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Helaman Chapter 5

Scripture Mastery

Helaman 5 The mission of Nephi and Lehi to the land of Nephi. They have a miraculous experience in a Lamanite prison during which they are surrounded by a wall of fire.

Helaman 5:8-12 Posthumous counsel of Helaman to his sons Nephi and Lehi: Remember, remember that it is upon the rock of our Redeemer, who is Christ, the Son of God, that ye must build your foundation; that when the devil shall send forth his mighty winds, yea, his shafts in the whirlwind, yea, when all his hail and his mighty storm shall beat upon you, it shall have no power over you to drag you down to the gulf of misery and endless wo, because of the rock upon which ye are built, which is a sure foundation, a foundation whereon if men build they cannot fall.

1 And it came to pass that in this same year, behold, Nephi delivered up the judgment-seat to a man whose name was Cezoram.

2 For as their laws and their governments were established by the voice of the people, and they who chose evil were more numerous than they who chose good, therefore they were ripening for destruction, for the laws had become corrupted.

verse 2 The ominous situation described here was just what Mosiah had warned of some sixty years previously. At that time he abolished the monarchy and established the system of judges. He taught that the laws under which the Nephites then lived were correct and given to them by the hand of the Lord. He taught also that creating a more representative form of government would tend to lead to the continuation of correct laws: "Now it is not common that the voice of the people desireth anything contrary to that which is right; but it is common for the lesser part of the people to desire that which is not right; therefore . . . do your business by the voice of the people [majority vote]" (Mosiah 29:25-26). But Mosiah also warned: "If the time comes that the voice of the people doth choose iniquity, then is the time that the judgments of God will come upon you; yea, then is the time he will visit you with great destruction" (Mosiah 29:27). Thus we might conclude that the Nephite people are now ripe for destruction or "ripened in iniquity" (Ether 2:9; Ether 9:20). Amulek, in his preaching to the people of Ammonihah, had also recalled the words of king Mosiah and had issued a similar warning (Alma 10:19).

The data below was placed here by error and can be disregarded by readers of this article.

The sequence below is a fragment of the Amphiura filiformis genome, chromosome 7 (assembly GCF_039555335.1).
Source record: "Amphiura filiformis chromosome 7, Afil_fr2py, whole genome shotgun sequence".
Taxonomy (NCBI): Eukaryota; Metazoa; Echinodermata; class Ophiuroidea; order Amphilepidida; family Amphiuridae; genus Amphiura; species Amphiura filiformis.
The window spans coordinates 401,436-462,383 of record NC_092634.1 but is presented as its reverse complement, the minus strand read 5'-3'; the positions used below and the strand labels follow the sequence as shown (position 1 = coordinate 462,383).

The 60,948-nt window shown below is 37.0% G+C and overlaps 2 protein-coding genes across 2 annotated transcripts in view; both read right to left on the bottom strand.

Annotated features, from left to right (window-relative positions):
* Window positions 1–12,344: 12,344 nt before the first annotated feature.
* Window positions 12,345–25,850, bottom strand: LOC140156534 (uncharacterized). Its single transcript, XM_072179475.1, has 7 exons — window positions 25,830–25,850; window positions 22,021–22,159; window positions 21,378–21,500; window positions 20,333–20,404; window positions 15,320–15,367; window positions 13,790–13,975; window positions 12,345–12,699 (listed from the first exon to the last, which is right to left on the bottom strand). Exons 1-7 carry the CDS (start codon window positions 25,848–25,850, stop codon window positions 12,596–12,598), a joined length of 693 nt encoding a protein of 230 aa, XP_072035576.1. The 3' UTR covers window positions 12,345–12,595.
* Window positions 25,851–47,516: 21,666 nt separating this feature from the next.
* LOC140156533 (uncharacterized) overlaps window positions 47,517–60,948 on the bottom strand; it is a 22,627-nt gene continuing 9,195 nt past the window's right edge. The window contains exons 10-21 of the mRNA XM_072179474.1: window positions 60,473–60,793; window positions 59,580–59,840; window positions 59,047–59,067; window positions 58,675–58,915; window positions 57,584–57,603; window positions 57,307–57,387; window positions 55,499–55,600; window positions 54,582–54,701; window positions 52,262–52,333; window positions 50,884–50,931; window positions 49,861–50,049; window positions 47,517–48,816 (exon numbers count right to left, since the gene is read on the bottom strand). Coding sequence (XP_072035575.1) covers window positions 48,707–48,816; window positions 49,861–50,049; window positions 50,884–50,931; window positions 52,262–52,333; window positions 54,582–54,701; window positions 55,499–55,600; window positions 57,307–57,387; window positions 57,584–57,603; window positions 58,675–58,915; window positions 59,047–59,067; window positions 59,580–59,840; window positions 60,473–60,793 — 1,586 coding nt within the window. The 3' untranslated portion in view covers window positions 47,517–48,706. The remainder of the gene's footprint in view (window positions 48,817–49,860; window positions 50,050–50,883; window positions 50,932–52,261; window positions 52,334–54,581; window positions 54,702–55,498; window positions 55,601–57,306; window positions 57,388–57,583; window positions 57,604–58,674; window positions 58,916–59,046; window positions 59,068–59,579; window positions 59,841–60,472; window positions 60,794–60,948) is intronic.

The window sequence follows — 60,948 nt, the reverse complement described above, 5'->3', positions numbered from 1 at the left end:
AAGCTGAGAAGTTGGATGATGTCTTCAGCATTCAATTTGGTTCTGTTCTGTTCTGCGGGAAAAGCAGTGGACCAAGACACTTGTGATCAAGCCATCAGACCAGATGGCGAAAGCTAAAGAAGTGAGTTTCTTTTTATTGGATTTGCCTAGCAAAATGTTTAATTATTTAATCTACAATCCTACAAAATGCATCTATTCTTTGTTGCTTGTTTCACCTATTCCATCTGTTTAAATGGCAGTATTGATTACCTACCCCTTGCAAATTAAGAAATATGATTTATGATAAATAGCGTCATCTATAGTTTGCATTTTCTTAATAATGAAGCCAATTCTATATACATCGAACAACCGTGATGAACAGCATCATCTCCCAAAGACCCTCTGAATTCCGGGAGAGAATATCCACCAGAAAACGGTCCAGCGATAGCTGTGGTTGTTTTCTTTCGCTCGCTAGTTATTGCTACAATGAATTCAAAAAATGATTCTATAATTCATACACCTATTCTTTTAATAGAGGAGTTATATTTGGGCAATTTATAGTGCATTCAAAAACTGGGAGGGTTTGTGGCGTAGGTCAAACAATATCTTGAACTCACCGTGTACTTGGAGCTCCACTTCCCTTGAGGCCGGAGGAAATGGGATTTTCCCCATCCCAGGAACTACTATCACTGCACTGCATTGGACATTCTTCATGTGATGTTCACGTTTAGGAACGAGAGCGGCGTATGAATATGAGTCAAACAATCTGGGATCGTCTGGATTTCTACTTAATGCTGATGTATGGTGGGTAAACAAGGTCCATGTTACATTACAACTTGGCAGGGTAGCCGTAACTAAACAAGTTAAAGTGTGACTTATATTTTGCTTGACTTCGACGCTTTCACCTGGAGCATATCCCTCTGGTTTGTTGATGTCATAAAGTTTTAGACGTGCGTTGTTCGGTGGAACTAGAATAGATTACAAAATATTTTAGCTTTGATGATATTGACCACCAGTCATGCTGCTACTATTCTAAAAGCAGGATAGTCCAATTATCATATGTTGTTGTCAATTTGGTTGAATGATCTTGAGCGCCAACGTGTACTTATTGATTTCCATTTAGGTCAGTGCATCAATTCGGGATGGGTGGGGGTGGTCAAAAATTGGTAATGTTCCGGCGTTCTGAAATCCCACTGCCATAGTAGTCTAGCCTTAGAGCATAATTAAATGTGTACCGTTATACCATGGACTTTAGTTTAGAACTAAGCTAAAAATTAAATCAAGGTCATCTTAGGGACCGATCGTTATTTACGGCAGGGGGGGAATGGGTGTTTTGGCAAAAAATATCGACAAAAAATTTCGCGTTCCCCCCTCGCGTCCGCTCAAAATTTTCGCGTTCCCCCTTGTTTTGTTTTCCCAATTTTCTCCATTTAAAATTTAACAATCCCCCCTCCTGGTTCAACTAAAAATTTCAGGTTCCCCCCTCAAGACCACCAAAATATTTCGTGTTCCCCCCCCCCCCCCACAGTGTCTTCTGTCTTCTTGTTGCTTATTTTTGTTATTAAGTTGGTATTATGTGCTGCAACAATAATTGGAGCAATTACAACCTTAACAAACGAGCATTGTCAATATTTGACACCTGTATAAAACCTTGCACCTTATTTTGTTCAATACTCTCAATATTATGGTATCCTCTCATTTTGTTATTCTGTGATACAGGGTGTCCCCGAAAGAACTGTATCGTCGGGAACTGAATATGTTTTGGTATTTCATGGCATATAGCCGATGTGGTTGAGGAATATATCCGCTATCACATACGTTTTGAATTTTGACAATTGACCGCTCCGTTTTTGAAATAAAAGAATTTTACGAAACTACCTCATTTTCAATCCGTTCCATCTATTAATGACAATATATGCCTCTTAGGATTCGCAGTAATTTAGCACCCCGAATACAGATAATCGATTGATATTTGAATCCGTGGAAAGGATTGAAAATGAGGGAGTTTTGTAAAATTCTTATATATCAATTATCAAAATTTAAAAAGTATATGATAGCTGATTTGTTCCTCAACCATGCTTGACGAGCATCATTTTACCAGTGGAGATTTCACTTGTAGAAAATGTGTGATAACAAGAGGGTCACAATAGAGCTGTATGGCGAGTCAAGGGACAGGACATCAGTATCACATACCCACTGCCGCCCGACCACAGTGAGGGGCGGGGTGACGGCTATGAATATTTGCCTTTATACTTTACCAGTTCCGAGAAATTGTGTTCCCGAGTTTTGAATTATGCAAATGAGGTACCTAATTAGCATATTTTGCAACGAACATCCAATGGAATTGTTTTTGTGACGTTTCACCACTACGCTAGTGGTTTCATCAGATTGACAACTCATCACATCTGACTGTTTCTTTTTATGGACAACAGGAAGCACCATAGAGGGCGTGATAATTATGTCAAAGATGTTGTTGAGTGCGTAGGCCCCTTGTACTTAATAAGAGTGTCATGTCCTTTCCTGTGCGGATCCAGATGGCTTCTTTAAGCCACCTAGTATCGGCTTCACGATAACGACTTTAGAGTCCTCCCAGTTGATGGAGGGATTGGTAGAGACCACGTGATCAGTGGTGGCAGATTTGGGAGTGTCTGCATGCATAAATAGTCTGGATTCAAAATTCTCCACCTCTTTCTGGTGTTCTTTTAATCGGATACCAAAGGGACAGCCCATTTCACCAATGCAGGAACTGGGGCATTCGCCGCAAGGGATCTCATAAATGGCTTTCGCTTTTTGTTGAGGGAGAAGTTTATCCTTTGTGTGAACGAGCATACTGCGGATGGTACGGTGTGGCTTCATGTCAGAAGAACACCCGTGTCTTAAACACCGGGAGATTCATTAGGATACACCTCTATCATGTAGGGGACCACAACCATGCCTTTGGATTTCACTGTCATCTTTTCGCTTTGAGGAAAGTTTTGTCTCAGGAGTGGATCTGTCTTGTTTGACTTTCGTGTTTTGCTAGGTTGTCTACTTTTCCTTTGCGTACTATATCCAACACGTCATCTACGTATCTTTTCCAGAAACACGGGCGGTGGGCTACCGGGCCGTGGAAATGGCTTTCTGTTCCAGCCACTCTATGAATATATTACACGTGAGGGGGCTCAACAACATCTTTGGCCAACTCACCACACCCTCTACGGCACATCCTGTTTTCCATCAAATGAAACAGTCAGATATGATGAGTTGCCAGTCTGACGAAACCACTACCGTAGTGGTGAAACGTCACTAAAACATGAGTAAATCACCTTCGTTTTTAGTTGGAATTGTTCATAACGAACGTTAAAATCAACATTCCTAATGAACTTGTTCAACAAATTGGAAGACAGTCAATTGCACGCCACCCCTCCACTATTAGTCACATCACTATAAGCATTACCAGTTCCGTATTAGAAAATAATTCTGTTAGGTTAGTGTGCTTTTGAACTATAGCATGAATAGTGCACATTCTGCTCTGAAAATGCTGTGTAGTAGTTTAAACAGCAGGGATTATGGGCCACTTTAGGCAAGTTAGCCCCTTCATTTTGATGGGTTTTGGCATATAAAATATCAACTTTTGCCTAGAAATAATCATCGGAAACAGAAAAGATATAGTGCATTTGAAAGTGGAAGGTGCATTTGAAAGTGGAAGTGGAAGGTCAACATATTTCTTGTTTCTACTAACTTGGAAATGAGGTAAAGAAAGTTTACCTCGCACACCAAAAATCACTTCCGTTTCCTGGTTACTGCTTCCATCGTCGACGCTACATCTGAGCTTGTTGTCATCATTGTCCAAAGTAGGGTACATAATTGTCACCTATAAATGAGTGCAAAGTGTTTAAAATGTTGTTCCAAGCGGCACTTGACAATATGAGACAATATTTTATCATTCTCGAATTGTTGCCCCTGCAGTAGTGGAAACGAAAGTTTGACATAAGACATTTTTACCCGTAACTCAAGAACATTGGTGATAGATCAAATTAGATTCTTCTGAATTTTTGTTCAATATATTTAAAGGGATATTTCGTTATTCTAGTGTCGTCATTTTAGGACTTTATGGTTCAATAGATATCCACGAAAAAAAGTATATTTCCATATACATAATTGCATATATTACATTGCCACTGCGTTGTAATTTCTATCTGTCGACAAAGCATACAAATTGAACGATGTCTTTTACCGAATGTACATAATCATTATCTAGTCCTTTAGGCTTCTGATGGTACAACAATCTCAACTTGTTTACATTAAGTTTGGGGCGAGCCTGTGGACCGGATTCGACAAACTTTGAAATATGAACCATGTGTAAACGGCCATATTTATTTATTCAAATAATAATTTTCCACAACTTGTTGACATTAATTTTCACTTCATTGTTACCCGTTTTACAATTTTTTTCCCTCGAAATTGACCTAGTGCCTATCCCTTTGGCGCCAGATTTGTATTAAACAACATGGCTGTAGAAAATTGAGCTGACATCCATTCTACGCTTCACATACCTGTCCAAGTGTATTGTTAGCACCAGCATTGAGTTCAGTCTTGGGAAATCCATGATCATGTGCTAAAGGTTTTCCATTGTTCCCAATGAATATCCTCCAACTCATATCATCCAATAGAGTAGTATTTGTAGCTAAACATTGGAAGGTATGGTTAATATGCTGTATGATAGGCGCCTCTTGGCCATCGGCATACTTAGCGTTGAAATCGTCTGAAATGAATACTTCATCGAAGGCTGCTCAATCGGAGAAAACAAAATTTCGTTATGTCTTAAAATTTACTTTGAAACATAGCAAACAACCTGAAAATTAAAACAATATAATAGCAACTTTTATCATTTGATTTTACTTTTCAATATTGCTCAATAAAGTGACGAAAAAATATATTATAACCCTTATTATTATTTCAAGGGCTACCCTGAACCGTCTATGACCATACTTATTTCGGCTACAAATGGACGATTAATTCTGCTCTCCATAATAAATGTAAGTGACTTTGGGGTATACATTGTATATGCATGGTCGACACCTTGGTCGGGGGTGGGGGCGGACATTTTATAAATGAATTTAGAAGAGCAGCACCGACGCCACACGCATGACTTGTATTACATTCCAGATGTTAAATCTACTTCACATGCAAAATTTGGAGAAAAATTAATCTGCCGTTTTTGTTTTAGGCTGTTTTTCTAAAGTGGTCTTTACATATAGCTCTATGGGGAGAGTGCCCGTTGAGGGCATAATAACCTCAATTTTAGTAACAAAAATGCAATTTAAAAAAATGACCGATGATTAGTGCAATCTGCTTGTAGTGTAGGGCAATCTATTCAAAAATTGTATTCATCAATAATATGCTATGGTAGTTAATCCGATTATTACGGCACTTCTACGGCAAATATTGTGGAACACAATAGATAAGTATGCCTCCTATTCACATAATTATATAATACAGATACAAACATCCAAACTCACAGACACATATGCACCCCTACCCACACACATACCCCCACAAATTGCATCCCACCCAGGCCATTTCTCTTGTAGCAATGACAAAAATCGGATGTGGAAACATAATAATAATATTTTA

It is sobering to realize that even a fundamentally sound form of government, such as the constitutional government of the United States of America, may fail in times of wickedness when the majority of people choose that which is morally wrong. In such a government, the majority rules, but if the majority is not morally right, then the government will not protect the righteous, but instead will protect the wicked in their wickedness. President John Adams often expressed his conviction that a nation's liberty is ultimately dependent upon the morality of the people. He said: "[The Constitution] was made only for a moral and religious people. It is wholly inadequate to the government of any other" (Nelson, W. O., The Charter of Liberty [Salt Lake City: Deseret Book] 1987, 101). On another occasion President Adams said: "We have no government armed with power capable of contending with human passions, unbridled by morality and religion" (Ibid.).